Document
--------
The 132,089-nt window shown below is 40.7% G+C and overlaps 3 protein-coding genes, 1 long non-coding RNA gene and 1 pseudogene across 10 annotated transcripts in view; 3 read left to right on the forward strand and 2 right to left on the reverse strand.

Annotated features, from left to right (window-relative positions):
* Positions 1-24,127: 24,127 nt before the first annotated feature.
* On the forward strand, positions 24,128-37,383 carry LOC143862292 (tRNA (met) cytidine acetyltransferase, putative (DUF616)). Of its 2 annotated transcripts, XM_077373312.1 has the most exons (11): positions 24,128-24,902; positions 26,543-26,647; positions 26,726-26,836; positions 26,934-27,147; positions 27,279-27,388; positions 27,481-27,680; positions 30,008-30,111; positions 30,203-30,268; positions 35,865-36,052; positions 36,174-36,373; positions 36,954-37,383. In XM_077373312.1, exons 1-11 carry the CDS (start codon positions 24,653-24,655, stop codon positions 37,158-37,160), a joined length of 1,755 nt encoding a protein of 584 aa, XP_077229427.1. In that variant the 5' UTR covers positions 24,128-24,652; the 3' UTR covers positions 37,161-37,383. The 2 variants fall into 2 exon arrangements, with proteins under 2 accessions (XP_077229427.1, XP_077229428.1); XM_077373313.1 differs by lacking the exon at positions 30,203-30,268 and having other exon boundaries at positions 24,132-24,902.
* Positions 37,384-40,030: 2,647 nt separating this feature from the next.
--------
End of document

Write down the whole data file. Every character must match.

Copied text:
The 132,089-nt window shown below is 40.7% G+C and overlaps 3 protein-coding genes, 1 long non-coding RNA gene and 1 pseudogene across 10 annotated transcripts in view; 3 read left to right on the forward strand and 2 right to left on the reverse strand.

Annotated features, from left to right (window-relative positions):
* Positions 1-24,127: 24,127 nt before the first annotated feature.
* On the forward strand, positions 24,128-37,383 carry LOC143862292 (tRNA (met) cytidine acetyltransferase, putative (DUF616)). Of its 2 annotated transcripts, XM_077373312.1 has the most exons (11): positions 24,128-24,902; positions 26,543-26,647; positions 26,726-26,836; positions 26,934-27,147; positions 27,279-27,388; positions 27,481-27,680; positions 30,008-30,111; positions 30,203-30,268; positions 35,865-36,052; positions 36,174-36,373; positions 36,954-37,383. In XM_077373312.1, exons 1-11 carry the CDS (start codon positions 24,653-24,655, stop codon positions 37,158-37,160), a joined length of 1,755 nt encoding a protein of 584 aa, XP_077229427.1. In that variant the 5' UTR covers positions 24,128-24,652; the 3' UTR covers positions 37,161-37,383. The 2 variants fall into 2 exon arrangements, with proteins under 2 accessions (XP_077229427.1, XP_077229428.1); XM_077373313.1 differs by lacking the exon at positions 30,203-30,268 and having other exon boundaries at positions 24,132-24,902.
* Positions 37,384-40,030: 2,647 nt separating this feature from the next.